Wednesday, 23 April 2014

The Pleasures and Pastimes that the Wild Woods afford

It's been some time since our last post, and with the advent of Spring (hopefully), we thought you might enjoy a little 16th century thoughts on enjoying the great outdoors!

But the chiefe pleasure and pastime which commeth by wilde woods, is, that being joined to your house and champion habitation, (which is the place, where it must be seated or planted) it is pleasant to the sight: for by his diversitie of greenenes, it marvellously delighteth, and with great contentment recreateth the sight.
The second pleasure or pastime is, that the woodes (being neere unto your lodging) are alwaies full of all sorts of pretie birds, which might sing sommer and winter all the day long, and the most part of the night as nightingales and other such like, wherby their songs become joyful and delightsome to the eare, and so there is a pleasure and great contentment to the eare even to them in the house if it be neere unto.
Another pleasure us, that in the said woods there are alwaies great store of wood coists, popiniaies, stares, cranes and other sorts of bird which make you pastime to see them flie: there may also pleasure be reaped in taking of them with little engines, as with a call, nets, the tonnell, or others such like.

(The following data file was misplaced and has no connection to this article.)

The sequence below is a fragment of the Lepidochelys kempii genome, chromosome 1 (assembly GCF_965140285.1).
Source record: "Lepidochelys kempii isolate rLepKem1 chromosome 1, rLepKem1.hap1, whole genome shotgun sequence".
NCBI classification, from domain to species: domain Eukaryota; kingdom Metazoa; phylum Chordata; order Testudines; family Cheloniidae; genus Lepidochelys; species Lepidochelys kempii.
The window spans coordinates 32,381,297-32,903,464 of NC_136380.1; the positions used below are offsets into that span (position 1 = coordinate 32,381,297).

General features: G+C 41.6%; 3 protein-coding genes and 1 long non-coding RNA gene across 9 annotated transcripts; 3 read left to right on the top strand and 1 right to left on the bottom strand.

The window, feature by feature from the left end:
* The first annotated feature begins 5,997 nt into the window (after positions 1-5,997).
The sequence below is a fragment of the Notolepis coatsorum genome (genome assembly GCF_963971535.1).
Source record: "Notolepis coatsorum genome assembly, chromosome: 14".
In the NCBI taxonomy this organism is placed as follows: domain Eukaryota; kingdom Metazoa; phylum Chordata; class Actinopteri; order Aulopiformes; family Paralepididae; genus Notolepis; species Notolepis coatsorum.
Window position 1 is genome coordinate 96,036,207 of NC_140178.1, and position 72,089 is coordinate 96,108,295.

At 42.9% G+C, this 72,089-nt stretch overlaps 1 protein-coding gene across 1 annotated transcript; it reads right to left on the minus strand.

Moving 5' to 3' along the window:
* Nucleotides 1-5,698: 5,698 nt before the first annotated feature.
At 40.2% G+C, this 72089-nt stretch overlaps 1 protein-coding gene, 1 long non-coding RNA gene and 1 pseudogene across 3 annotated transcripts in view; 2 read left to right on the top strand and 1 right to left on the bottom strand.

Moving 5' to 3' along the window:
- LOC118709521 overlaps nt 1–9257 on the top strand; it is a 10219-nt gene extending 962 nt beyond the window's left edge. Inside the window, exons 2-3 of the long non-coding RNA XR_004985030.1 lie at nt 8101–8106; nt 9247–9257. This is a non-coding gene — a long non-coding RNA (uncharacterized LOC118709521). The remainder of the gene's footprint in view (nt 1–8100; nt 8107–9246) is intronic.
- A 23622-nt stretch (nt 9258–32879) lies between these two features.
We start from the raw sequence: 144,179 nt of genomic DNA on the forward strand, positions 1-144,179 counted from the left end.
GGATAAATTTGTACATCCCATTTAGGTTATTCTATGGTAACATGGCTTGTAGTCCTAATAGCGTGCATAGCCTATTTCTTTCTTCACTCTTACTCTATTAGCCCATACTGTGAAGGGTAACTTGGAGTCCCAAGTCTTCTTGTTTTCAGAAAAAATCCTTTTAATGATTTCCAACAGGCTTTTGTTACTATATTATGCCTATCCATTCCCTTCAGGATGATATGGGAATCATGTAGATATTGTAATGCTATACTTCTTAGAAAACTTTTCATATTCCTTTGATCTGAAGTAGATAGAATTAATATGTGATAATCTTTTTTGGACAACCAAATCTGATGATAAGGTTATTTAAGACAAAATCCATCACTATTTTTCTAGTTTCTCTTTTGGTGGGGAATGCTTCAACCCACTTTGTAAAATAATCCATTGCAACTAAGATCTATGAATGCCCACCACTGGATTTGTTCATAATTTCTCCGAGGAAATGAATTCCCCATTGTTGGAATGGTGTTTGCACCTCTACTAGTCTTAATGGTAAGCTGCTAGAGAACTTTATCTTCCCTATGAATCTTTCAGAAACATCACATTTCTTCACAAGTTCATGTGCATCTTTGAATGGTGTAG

The fourth is, that in the woods are to be had conies, hares, squirrels, and other sorts of small beasts pleasant to behold, and of great service for the provision of vittaile.
The fifth is, that in hot seasons you may purchase a coole aire within the said woods, as those which will cover and defend you from the iniurie and vexation of the sunne, and contrariwise cooling you whether the heate will or no: and therein you have aklso to behold a comfortable greenenes, both upon the boughs and ground, which keepeth his grass greene through the cooleness and shadow of the trees.
The sixth is, that in winter being in the said woods, you are out of the iniurie and force of the winds and great cold, because they breake them off: and further in these woods you are solitarie, and may use your leasure, in reading, writing or meditating upon your affaires, without being disquieted or distracted, or drawne to cast your sight abroad over any far distant place of countrie, in as much as the sight cannot pearse through the boughs or bushes.

The Countrie Farm or Maison Rustique
Charles Estienne & Jean Liebault